For the closing concert of its 2012 season, the Portland Chamber Music Festival put up a pleasantly wide-ranging program capped by a bright idea. Specifically, after two weeks of small-scale chamber works utilizing numerous performers, Artistic Director Jennifer Elowitch scheduled one piece that could use all of them. So it was that on August 18th, in the Festival’s customary venue in the Abromson Center at the University of Southern Maine’s Portland campus, the PCMF finished up with the chamber version of Aaron Copland’s Appalachian Spring, for 13 instruments. More about that later…
The concert kicked off with Mozart’s String Quintet in C Major, K. 515. This was the third of his six works in this genre, which invariably in his case involved adding an extra viola to the standard string quartet rather than the more commonly employed extra cello. This third and the fourth quintets were conceived as a pair, wearing the masks of comedy and tragedy respectively. That said, the C-Major is a substantial work with lengthy and complex developments in the outer movements and some unusual and affecting writing in the inner ones. Mozart, who like Beethoven enjoyed playing viola in string quartets, did not make the extra viola in this quintet an especially prominent part, so one must be a bit cautious in the use of the conventional term “viola quintet.” His objective here is to balance out the sonorities of the inner voices.
The performance that K. 515 received at the hands of violinists Miranda Cuckson and Harumi Rhodes, violists Carol Rodland and Rebecca Albers, and cellist Marc Johnson, was indeed balanced, polished and sprightly. We especially liked Cuckson’s radiant tone and Johnson’s balance of lightness and expressivity. Unless we missed something (always a possibility), the ensemble forwent the exposition repeat in the first movement, a practice to be discouraged in any case in which the composer has indicated one, but particularly so in Classical-era works, where sectional balances, even in a longish piece like this quintet, are essential to the esthetic of the era.
After the Mozart, PCMF’s resident emcee, Suzanne Nance of Maine Public Radio, conducted a short interview with Sebastian Currier, the composer of the next work on the program, his violin-clarinet-piano trio Verge, a 1993 commission from the Verdehr Trio. The clarinet trio with violin is perhaps not as popular a compositional format as the one with cello (à la Beethoven and Brahms), but it has certainly amassed quite a few wonderful works, including the Ives trio, Stravinsky’s chamber arrangement of L’histoire du soldat, and Bartók’s Contrasts. Currier, however, took his cue for this piece not from any of these, but from the title of a Schumann piano piece, specifically no. 10 from the op. 15 Kinderszenen, called in English “Almost too serious.” From his fascination with the “almost too…” concept — although Schumann was almost too certainly applying it to the child depicted in the piece and thus carrying over to a degree in the music— Currier devised a suite of nine miniatures, reaching for, but holding back just at the threshold of excess. Currier’s schema was to group the movements into threesomes, each of which contains a pair of opposites plus something else, each “almost too” something: fast, slow, mechanical; dark, light, fractured; much, little, calm.
The piece received an animated and seemingly accurate performance from clarinetist Todd Palmer, Cuckson, and pianist Yuri Funahashi. The work itself left us a bit cold: it is very skillfully written but strikes us as too clever by half. The movements, only one of which (“much”) is long enough to convey any kind of structure beyond the exposition of its personality, seem like spoofs of other styles of composition: a bit of Webern here and there (“slow” and “little”), ‘70s plink-plonk in “mechanical,” even Bernard Herrmann with a soupçon of Bartók in “dark,” and so on. The effects could certainly be amusing, and “fast” and “much” offered up quite a bit of virtuosity, which suited the players and audience no end. It’s a nice novelty, a conceit, but less than meets the ear. Many of Currier’s other works are much better.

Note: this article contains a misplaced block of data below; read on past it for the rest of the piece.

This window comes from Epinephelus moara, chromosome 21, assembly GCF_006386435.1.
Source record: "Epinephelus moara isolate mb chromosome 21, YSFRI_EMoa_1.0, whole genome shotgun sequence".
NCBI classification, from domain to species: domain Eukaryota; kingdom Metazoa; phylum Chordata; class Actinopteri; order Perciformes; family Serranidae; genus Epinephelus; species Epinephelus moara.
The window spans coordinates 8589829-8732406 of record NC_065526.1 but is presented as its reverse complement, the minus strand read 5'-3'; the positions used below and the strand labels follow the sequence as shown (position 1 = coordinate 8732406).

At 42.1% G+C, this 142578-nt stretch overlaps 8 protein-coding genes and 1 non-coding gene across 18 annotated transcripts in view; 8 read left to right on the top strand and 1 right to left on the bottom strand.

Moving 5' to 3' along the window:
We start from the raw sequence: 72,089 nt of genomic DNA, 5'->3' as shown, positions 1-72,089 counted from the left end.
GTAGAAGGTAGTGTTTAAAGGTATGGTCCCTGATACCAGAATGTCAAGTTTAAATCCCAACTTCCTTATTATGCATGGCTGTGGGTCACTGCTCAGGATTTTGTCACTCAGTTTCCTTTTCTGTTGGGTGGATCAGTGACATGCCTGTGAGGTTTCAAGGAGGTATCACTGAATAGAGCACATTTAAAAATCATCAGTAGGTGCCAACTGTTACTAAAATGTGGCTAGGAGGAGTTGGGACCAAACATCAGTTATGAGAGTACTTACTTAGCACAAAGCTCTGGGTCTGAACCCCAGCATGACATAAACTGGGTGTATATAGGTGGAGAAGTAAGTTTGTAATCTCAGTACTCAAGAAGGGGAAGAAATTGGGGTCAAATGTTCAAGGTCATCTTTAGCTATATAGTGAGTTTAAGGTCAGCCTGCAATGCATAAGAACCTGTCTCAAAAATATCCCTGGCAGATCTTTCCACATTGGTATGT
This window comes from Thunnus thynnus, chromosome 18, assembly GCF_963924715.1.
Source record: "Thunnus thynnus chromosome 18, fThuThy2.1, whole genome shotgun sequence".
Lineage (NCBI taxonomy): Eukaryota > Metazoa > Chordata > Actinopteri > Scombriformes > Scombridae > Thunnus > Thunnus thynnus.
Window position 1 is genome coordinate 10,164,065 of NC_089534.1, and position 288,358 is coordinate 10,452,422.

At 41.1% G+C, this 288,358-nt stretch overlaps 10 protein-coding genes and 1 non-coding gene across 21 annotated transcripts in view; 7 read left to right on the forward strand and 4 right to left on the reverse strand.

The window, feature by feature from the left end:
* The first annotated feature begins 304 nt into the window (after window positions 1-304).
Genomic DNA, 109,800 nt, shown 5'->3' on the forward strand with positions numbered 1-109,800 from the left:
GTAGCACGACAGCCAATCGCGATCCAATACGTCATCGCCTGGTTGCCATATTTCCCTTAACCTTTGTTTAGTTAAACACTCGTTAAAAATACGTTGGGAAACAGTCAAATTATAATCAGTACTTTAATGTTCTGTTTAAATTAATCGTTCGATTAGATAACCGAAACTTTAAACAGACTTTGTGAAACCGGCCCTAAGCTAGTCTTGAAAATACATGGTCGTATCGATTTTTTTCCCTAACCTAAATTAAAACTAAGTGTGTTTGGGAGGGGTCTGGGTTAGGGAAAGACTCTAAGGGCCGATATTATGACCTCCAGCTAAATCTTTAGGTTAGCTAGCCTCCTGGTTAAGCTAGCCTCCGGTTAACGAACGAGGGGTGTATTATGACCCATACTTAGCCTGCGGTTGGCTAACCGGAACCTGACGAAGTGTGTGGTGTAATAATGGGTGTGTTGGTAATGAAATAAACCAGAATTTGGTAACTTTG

Following intermission came the best concept of all in the Copland — using all of the musicians from the entire festival season in one piece. This being the 19th PCMF season, we hope Elowitch carries the concept forward to next year. In the event, the baker’s dozen who assembled for Appalachian Spring consisted of all the foregoing plus flutist Elizabeth Mann, bassoonist Adrian Morejon, violinists Elowitch and Robert Lehmann, cellist Claire Bryant, and bassist Carolyn Davis Fryer. As a side note, Copland only in 1970 authorized performance of the original chamber instrumentation over his full orchestra version of the “suite” — in practice more a tone poem, since the sections are played without pause and have much musical linkage.
The last time we heard it live was on the opening season of the Shalin Liu Performance Center a couple of years ago, and the arrangement of players then was more linear than the essentially orchestral positioning employed at Abromson (where in the Baroque style, everyone but the cellists and pianist stood). We mention the performer deployments because the slight acoustic imbalances which we detected in Rockport, particularly the over-prominence of the flute, were not at all in evidence in the very different stage and hall configurations in Portland.
The work itself is too familiar to warrant detailed explication. The performance, though, was radiant, committed and fabulously tight — and without a conductor! In their prominent roles, Palmer and Morejon were excellent, as was Funahashi, acting often as the rhythm section. This was, in fact, one of the best and most persuasively rendered performances of A. S. that we can remember; a great way to end the season.